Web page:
L&T-Grasim deal to aid cement price recovery

MUMBAI JUNE 26. The Larsen & Toubro-Grasim deal is expected to aid recovery in cement prices and limit the share of multinational companies, according to CRIS INFAC.

High operating rates would also lead to considerable improvement in prices over the next two to three years while increase in demand would be higher than the rise in capacity in the current fiscal, CRIS INFAC observed in its study.

Increasing consolidation would improve the pricing flexibility of cement manufacturers, it added.

With Grasim gaining effective control of L&T's cement capacity, the share of the top five players would increase considerably in southern and western India, it said.

CRIS INFAC, in a release said, with smaller players getting increasingly marginalised, price co-ordination would be easier, especially against the backdrop of high operating rates. The commissioning of Sanghi Cements' 2.6 million tonne greenfield capacity in March-April 2003 would limit short term price recovery in the West.

On the role of MNCs, it said concentration of large capacities with Indian players would limit the presence of foreign players in the cement industry in the country.

Five large Indian producers account for over 55 per cent of the cement capacity while Lafarge, the largest cement MNC in India, has only around 3 per cent, it said. CRIS INFAC said with cement being the core business for the top five Indian players, it was unlikely that any of them would be available for sale. The balance capacity was divided among 44 players with a medium capacity of 1.2 million tonnes.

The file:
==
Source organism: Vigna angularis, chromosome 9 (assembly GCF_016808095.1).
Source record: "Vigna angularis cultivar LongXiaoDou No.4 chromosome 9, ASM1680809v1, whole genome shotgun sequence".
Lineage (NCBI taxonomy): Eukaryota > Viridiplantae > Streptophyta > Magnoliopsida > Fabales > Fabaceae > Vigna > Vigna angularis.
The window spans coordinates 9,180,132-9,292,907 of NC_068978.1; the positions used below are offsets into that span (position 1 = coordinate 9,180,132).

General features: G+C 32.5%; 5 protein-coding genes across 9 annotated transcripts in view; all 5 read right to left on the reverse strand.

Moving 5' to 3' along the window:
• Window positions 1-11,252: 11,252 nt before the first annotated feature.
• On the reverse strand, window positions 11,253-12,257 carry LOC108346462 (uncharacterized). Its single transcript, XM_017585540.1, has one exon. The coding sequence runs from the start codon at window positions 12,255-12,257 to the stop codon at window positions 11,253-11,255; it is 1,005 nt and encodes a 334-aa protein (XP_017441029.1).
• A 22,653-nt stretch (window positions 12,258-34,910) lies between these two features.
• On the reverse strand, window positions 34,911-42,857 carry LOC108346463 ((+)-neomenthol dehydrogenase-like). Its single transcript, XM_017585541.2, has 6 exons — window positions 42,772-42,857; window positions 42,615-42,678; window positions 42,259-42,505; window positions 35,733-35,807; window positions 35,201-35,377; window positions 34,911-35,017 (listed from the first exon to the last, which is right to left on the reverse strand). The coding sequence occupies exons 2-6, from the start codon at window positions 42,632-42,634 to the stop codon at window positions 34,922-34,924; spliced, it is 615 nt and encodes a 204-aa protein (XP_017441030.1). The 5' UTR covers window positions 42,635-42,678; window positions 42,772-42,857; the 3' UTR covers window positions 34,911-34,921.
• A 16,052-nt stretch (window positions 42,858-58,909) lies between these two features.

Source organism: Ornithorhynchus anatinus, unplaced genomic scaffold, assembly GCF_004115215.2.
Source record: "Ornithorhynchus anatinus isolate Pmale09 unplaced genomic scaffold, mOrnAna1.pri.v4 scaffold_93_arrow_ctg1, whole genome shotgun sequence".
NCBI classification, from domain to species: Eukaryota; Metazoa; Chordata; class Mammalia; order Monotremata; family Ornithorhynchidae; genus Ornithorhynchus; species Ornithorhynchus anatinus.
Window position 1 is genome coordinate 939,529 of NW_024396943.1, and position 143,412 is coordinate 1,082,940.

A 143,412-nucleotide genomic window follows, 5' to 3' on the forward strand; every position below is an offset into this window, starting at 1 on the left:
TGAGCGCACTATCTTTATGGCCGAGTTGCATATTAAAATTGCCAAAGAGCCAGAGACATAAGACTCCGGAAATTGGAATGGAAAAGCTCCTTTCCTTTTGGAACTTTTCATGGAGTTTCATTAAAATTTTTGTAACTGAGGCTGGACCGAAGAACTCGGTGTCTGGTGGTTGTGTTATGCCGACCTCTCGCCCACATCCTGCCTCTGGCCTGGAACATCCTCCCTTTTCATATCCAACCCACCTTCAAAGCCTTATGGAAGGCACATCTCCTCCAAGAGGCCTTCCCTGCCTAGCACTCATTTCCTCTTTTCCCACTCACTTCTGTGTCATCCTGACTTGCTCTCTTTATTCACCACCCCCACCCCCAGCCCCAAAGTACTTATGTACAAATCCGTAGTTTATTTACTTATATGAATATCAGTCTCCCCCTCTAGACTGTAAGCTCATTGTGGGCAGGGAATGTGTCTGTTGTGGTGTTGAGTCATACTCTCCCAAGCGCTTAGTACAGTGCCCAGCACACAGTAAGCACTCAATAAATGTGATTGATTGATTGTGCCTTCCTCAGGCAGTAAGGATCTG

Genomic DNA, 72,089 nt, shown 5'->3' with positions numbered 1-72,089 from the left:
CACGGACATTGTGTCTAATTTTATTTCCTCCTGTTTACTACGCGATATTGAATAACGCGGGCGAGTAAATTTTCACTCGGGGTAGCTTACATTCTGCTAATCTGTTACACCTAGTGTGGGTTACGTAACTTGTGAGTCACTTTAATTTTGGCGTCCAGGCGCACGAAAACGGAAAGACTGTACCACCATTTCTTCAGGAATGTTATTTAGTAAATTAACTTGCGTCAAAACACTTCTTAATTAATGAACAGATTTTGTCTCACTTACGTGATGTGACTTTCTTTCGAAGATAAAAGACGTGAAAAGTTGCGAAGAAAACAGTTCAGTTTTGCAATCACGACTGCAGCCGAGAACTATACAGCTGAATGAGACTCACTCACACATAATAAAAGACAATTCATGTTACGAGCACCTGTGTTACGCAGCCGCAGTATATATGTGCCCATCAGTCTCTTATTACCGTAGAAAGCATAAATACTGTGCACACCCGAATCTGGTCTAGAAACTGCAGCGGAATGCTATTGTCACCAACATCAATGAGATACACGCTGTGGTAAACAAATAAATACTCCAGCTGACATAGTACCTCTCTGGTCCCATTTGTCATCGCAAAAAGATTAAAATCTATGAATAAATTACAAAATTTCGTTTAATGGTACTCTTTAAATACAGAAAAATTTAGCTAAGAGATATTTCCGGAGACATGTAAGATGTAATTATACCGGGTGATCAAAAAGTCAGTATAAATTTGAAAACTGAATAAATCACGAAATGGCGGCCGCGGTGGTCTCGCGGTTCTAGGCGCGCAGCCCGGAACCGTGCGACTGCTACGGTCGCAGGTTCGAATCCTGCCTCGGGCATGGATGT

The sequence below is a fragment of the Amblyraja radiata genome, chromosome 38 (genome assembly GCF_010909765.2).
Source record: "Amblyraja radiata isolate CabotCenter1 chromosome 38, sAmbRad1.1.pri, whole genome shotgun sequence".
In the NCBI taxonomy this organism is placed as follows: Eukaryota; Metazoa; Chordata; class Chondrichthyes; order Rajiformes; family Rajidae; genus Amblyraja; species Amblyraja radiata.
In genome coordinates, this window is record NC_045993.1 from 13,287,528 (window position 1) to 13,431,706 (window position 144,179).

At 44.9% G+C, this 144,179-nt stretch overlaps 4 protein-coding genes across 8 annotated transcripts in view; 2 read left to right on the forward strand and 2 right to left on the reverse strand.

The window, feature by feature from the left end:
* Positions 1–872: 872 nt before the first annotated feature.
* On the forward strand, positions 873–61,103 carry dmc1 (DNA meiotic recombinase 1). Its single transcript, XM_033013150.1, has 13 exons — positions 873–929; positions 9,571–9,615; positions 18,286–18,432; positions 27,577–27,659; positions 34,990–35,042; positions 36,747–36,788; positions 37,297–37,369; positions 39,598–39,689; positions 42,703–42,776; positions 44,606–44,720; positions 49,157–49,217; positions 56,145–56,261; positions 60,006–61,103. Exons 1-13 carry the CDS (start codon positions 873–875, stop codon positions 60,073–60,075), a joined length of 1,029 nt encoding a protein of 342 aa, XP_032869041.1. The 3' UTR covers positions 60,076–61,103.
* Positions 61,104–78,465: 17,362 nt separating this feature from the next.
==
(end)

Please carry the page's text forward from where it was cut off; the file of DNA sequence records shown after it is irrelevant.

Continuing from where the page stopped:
CRIS INFAC said any potential player would have to make several acquisitions to gain market share comparable with the top Indian players, it said. The two top players, namely, Grasim-Cemco and Gujarat Ambuja-ACC are financially strong and would strongly compete for the balance capacities on sale and as a result "we do not expect foreign players to increase their market share significantly over the long term,'' it added.

Referring to operating rates, it said they had been rising due to consistent growth in demand and less increase in capacity. Demand growth driven by construction activity would be 8-9 per cent per annum over the medium term lifting cement demand to 125 million tonnes in 2004-05 from 107 million tonnes in 2002-03.

"We do not expect any greenfield expansions over the next two years. Additional capacity due to brownfield expansions and increasing proportion of blended cement would be limited, as a result, operating rates will be at their highest since 1996 in all regions except the South,'' it added.

On the financial profile of L&T-Grasim deal, it said the impact of the acquisition on Grasim was expected to be marginal. The cash outgo was estimated to be around 30 per cent of its net worth in 2002-03, which would be funded through internal accruals and borrowings.

CRIS INFAC expects a marginal decline in debt servicing indicators. However, they would remain at comfortable levels. The standalone financial profile of demerged L&T was expected to be stronger than that of the parent with lower gearing and higher interest coverage ratios. — PTI

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